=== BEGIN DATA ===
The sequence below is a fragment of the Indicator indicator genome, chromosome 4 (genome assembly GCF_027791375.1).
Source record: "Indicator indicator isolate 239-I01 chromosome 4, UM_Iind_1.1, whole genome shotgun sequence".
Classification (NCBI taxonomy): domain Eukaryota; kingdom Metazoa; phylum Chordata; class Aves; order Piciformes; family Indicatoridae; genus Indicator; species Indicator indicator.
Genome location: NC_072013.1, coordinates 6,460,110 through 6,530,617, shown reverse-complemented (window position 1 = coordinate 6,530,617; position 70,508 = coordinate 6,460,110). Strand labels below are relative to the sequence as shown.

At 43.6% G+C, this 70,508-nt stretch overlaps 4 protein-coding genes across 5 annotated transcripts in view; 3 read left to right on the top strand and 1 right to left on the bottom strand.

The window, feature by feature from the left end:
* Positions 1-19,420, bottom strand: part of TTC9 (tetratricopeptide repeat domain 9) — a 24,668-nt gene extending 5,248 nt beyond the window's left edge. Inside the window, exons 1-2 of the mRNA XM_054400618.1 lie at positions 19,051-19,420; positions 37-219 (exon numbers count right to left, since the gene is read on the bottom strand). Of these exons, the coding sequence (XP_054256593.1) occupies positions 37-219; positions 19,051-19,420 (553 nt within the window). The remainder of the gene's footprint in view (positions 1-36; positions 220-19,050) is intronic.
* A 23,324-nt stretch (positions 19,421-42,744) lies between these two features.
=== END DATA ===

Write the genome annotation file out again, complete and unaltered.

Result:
The sequence below is a fragment of the Indicator indicator genome, chromosome 4 (genome assembly GCF_027791375.1).
Source record: "Indicator indicator isolate 239-I01 chromosome 4, UM_Iind_1.1, whole genome shotgun sequence".
Classification (NCBI taxonomy): domain Eukaryota; kingdom Metazoa; phylum Chordata; class Aves; order Piciformes; family Indicatoridae; genus Indicator; species Indicator indicator.
Genome location: NC_072013.1, coordinates 6,460,110 through 6,530,617, shown reverse-complemented (window position 1 = coordinate 6,530,617; position 70,508 = coordinate 6,460,110). Strand labels below are relative to the sequence as shown.

At 43.6% G+C, this 70,508-nt stretch overlaps 4 protein-coding genes across 5 annotated transcripts in view; 3 read left to right on the top strand and 1 right to left on the bottom strand.

The window, feature by feature from the left end:
* Positions 1-19,420, bottom strand: part of TTC9 (tetratricopeptide repeat domain 9) — a 24,668-nt gene extending 5,248 nt beyond the window's left edge. Inside the window, exons 1-2 of the mRNA XM_054400618.1 lie at positions 19,051-19,420; positions 37-219 (exon numbers count right to left, since the gene is read on the bottom strand). Of these exons, the coding sequence (XP_054256593.1) occupies positions 37-219; positions 19,051-19,420 (553 nt within the window). The remainder of the gene's footprint in view (positions 1-36; positions 220-19,050) is intronic.
* A 23,324-nt stretch (positions 19,421-42,744) lies between these two features.